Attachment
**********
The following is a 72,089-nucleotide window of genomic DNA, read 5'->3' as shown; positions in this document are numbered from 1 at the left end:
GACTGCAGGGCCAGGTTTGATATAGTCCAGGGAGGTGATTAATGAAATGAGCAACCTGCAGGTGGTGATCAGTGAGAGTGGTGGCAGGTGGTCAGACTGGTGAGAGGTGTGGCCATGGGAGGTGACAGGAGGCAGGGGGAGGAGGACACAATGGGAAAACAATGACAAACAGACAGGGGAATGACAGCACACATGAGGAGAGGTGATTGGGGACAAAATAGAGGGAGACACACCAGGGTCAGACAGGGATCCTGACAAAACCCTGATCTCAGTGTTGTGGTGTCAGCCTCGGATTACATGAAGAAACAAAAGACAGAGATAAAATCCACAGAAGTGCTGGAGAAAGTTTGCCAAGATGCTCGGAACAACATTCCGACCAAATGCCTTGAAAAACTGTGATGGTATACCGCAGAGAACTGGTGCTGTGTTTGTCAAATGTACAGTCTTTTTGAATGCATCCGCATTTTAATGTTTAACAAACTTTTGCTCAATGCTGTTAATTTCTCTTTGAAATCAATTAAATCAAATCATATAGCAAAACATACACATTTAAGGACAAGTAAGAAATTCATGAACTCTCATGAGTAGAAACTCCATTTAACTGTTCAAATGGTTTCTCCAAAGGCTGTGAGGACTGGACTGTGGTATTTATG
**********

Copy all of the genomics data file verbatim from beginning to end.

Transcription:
The following is a 72,089-nucleotide window of genomic DNA, read 5'->3' as shown; positions in this document are numbered from 1 at the left end:
GACTGCAGGGCCAGGTTTGATATAGTCCAGGGAGGTGATTAATGAAATGAGCAACCTGCAGGTGGTGATCAGTGAGAGTGGTGGCAGGTGGTCAGACTGGTGAGAGGTGTGGCCATGGGAGGTGACAGGAGGCAGGGGGAGGAGGACACAATGGGAAAACAATGACAAACAGACAGGGGAATGACAGCACACATGAGGAGAGGTGATTGGGGACAAAATAGAGGGAGACACACCAGGGTCAGACAGGGATCCTGACAAAACCCTGATCTCAGTGTTGTGGTGTCAGCCTCGGATTACATGAAGAAACAAAAGACAGAGATAAAATCCACAGAAGTGCTGGAGAAAGTTTGCCAAGATGCTCGGAACAACATTCCGACCAAATGCCTTGAAAAACTGTGATGGTATACCGCAGAGAACTGGTGCTGTGTTTGTCAAATGTACAGTCTTTTTGAATGCATCCGCATTTTAATGTTTAACAAACTTTTGCTCAATGCTGTTAATTTCTCTTTGAAATCAATTAAATCAAATCATATAGCAAAACATACACATTTAAGGACAAGTAAGAAATTCATGAACTCTCATGAGTAGAAACTCCATTTAACTGTTCAAATGGTTTCTCCAAAGGCTGTGAGGACTGGACTGTGGTATTTATG